I'll never forget the feeling of enlightenment I received from the book Web Client Programming With Perl when I learned that I could simply telnet to a webserver and issue requests by hand. At the time, I was pleased simply because I felt this was a very neat thing to learn. It wasn't long, though, before I had occasion to use this knowledge in my job and in my education. (Tasked with writing a simple webserver for a class project, I went way out and wrote a server that supported CGI and exercised all sorts of things I was learning about UNIX at the time, including threading.) Today telnetting to webservers is not something I do every day, but it is something I need to do fairly frequently.
This week my assignment has involved writing Java code to interact with a (mostly standards-compliant) webservice. I've got documentation for zillions of supported parameters. Only a relatively small percentage of them are necessary, and those are all that I'm going to implement. I did need to compile a list of them, though. The best way to do that was to issue repeated requests to the webservice, taking note of the parameter it reports missing each time (it only reports one at a time; thanks, folks; I had the presence of mind to write a CGI program that reported all missing parameters rather than dying on the first one back in 1999 or so when I was 19 or 20), adding the missing parameter, and iterating.
Unfortunately, along with the "missing parameter" message which my browser happily displayed, the webservice also issued a 500 http error code. This in and of itself is not a problem, but under these circumstances, when you try to read the results of an http request in Java you get an exception rather than the text. Thanks, Sun. Brilliant design decision.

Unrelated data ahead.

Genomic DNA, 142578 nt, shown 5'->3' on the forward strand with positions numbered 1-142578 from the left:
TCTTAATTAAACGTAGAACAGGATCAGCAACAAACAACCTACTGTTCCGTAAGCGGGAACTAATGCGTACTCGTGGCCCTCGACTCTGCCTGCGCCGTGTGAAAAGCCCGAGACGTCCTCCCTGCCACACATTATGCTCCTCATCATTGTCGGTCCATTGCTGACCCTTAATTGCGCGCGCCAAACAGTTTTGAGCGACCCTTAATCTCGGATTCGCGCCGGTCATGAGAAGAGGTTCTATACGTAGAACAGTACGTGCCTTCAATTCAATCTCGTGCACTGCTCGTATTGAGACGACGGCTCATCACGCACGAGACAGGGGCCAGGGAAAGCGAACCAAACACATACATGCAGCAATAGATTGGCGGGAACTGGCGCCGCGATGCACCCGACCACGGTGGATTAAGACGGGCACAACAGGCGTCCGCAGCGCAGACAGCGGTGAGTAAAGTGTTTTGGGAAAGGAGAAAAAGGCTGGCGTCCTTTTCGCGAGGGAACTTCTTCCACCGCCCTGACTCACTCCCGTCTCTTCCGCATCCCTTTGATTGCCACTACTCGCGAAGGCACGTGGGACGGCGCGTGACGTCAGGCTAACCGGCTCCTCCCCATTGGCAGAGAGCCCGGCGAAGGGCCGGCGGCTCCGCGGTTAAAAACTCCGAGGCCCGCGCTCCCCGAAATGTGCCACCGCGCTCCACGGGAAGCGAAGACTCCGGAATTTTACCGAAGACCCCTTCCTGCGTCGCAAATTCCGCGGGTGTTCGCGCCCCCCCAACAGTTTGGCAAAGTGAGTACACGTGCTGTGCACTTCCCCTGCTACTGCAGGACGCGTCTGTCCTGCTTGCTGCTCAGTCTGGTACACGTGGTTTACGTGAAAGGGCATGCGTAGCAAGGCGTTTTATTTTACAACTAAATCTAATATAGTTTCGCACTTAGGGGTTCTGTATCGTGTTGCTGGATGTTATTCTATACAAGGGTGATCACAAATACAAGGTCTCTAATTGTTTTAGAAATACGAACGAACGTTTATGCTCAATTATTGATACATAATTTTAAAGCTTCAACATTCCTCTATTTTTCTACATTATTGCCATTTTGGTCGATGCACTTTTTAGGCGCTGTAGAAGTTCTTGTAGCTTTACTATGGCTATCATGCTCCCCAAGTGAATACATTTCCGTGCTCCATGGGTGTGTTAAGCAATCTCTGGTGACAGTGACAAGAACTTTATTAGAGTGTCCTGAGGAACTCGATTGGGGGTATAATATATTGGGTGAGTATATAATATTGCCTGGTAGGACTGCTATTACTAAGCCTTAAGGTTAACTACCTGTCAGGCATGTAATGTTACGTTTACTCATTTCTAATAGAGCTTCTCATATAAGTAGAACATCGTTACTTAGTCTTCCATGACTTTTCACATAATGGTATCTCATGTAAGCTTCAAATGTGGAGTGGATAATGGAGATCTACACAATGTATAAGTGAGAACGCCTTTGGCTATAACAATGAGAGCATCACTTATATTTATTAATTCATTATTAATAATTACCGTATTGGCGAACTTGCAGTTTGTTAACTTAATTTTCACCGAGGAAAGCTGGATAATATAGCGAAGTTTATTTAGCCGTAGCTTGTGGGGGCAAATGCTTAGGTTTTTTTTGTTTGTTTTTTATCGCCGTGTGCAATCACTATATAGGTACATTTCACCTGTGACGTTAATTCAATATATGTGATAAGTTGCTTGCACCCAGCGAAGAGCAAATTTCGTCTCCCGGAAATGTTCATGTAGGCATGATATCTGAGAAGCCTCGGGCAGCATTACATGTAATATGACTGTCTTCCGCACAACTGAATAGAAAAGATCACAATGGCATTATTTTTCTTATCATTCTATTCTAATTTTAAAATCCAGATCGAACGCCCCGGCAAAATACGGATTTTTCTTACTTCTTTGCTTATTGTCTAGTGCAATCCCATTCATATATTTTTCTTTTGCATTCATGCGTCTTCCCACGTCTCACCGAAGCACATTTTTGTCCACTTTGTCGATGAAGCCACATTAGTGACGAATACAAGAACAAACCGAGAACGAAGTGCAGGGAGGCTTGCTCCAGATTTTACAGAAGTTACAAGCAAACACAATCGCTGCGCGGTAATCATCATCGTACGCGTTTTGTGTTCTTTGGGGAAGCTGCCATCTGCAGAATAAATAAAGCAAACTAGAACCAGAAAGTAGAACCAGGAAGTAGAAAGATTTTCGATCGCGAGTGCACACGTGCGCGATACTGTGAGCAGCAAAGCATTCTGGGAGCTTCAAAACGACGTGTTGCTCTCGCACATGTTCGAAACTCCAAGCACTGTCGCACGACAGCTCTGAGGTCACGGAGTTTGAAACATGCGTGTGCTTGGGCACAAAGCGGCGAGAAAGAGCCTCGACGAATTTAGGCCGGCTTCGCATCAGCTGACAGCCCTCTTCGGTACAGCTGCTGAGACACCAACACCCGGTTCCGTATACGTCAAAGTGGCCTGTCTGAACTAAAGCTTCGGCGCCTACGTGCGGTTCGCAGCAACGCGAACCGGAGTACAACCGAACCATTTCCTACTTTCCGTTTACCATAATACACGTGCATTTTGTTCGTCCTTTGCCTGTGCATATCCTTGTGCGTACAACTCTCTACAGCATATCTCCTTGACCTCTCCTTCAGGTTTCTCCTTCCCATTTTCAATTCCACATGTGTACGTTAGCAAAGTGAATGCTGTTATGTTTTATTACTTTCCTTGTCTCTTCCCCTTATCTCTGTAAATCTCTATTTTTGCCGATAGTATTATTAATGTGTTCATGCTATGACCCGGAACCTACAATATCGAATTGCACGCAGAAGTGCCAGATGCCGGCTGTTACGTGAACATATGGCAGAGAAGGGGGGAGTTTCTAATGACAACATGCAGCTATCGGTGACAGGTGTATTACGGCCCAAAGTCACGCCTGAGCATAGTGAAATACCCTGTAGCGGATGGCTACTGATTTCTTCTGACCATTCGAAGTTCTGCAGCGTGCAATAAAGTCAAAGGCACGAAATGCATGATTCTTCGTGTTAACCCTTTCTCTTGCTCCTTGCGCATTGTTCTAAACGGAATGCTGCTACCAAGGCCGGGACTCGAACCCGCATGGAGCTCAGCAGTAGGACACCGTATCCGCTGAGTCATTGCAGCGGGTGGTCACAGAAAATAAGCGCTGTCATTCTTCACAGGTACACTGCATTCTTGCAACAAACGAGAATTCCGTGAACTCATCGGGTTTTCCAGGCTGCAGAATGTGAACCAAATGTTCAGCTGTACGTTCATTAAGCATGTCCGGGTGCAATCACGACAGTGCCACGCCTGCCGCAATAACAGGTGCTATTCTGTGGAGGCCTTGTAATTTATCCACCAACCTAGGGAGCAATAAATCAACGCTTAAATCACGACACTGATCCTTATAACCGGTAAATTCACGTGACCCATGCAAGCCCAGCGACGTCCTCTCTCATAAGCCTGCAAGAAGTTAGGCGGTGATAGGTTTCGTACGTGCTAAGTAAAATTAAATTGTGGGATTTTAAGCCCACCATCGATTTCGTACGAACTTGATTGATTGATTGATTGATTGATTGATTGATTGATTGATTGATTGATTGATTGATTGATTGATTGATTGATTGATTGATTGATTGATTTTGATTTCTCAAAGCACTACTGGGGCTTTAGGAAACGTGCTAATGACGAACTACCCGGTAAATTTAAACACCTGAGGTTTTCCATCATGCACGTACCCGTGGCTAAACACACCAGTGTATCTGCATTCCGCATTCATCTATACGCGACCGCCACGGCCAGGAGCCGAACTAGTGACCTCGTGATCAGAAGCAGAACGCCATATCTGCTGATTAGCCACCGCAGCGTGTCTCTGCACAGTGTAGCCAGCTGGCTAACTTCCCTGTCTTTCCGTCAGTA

So Java was useless as a tool for this iterative process. The web browser would've been too clunky a tool for this process. Sadly, it didn't occur to me until just now that Perl could've been a good tool for this process, but even if it had, I had just spent far too long learning how to code this sort of thing in Java and was probably in no mood to face the learning curve for the same sort of thing in Perl, even though I'm sure it would've been far easier. So the best option available to me seemed to be telnetting to the webserver directly and debugging the process.
The catch: the webservice functions only under https. Good design decision. Bad for debugging. No, I don't have access to a development version of the service I could've run for myself over http. What to do?
Googling, of course, I quickly learned that I could use openssl to establish a session to an https server! It doesn't function totally like telnet: it spews some debugging information that I'd really rather not see and couldn't figure out how to turn off (at least in the amount of time allotted to me). But that wasn't too big a deal. As a nice bonus, since I was using HTTP/1.1, the session didn't terminate each time and I could very rapidly add parameters to my request (generated by a Perl program, of course
Here's the command:
openssl s_client -connect host.example.com:443
I suppose 443 could be replaced with some other port, of course, assuming it is possible to run https on another port and anyone is actually doing that. Don't ask me.
For the record, every place I saw this online had the parameters -state and -debug after the host:port part. I have no idea what those parameters do. Removing them doesn't seem to make any change whatsoever. Cargo cult code, I guess. It's not worth any effort on my part to find out.
For credit, here's one of the best-looking summaries of the command I saw, amongst the many pages I found which contained it. Like all the others, this guy uses -state and -debug:
I also saw reference to a telnet-ssl program which might've been great. I could only find this as part of Debian (and, by inheritance, Ubuntu). I did download the source, but it wouldn't compile for me, and I didn't want to invest the further effort to try the extra patch Debian had or to hunt down an origin for the source.